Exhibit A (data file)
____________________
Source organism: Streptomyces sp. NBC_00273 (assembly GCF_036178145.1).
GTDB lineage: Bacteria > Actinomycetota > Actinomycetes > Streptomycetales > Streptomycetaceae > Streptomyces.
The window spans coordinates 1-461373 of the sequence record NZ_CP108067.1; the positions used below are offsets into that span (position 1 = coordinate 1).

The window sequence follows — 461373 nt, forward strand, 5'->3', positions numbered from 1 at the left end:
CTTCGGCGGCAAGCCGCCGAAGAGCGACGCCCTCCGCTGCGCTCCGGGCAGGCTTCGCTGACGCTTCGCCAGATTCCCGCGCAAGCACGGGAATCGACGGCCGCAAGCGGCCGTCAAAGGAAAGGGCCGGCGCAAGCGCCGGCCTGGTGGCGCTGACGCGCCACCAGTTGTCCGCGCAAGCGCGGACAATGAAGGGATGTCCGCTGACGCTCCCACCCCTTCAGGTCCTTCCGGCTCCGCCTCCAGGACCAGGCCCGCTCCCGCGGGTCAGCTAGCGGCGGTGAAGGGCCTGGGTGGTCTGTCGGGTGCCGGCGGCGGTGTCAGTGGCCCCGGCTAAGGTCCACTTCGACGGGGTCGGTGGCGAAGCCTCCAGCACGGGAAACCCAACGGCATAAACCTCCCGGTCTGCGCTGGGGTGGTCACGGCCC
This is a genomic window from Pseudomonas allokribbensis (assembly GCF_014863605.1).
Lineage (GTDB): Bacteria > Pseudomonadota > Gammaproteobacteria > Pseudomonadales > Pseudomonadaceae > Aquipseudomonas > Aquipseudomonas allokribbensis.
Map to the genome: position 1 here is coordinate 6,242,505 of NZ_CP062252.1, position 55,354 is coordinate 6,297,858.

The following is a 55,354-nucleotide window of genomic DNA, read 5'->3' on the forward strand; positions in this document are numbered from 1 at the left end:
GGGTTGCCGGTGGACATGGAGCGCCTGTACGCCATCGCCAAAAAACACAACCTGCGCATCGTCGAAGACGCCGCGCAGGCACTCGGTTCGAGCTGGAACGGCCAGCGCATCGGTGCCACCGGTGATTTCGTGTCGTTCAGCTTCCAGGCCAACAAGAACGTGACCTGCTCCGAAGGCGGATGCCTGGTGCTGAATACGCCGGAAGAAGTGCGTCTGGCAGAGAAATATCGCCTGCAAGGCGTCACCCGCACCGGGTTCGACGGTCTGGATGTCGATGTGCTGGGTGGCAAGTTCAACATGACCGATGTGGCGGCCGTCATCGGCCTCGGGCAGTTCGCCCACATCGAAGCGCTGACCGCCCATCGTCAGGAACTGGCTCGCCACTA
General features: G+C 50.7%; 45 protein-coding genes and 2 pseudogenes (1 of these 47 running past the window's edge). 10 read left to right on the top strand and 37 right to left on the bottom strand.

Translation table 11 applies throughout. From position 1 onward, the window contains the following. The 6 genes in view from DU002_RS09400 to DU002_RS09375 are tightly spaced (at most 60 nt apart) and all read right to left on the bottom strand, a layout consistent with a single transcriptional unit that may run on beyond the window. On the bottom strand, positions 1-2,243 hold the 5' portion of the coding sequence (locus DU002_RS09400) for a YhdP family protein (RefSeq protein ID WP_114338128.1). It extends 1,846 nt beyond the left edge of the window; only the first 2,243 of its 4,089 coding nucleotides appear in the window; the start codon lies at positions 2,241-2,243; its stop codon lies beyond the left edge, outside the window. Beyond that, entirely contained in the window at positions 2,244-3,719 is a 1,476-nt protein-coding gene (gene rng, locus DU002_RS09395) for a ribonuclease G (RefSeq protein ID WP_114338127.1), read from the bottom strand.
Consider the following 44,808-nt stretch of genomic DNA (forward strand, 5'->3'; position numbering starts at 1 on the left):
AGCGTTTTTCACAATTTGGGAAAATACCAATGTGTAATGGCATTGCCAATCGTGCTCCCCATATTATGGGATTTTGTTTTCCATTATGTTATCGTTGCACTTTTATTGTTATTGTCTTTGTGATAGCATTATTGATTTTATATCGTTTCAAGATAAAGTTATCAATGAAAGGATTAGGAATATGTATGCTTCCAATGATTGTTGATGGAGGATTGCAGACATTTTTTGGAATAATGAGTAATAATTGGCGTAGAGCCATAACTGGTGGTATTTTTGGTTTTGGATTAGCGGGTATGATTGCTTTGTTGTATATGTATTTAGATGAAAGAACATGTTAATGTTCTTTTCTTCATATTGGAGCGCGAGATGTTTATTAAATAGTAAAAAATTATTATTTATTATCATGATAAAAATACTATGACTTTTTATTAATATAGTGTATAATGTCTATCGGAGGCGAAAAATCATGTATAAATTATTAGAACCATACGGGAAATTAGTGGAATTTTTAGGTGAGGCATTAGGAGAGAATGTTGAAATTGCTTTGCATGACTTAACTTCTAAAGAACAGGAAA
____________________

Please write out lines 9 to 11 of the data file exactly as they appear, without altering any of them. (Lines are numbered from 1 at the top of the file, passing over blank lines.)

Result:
The following is a 55,354-nucleotide window of genomic DNA, read 5'->3' on the forward strand; positions in this document are numbered from 1 at the left end:
GGGTTGCCGGTGGACATGGAGCGCCTGTACGCCATCGCCAAAAAACACAACCTGCGCATCGTCGAAGACGCCGCGCAGGCACTCGGTTCGAGCTGGAACGGCCAGCGCATCGGTGCCACCGGTGATTTCGTGTCGTTCAGCTTCCAGGCCAACAAGAACGTGACCTGCTCCGAAGGCGGATGCCTGGTGCTGAATACGCCGGAAGAAGTGCGTCTGGCAGAGAAATATCGCCTGCAAGGCGTCACCCGCACCGGGTTCGACGGTCTGGATGTCGATGTGCTGGGTGGCAAGTTCAACATGACCGATGTGGCGGCCGTCATCGGCCTCGGGCAGTTCGCCCACATCGAAGCGCTGACCGCCCATCGTCAGGAACTGGCTCGCCACTA
General features: G+C 50.7%; 45 protein-coding genes and 2 pseudogenes (1 of these 47 running past the window's edge). 10 read left to right on the top strand and 37 right to left on the bottom strand.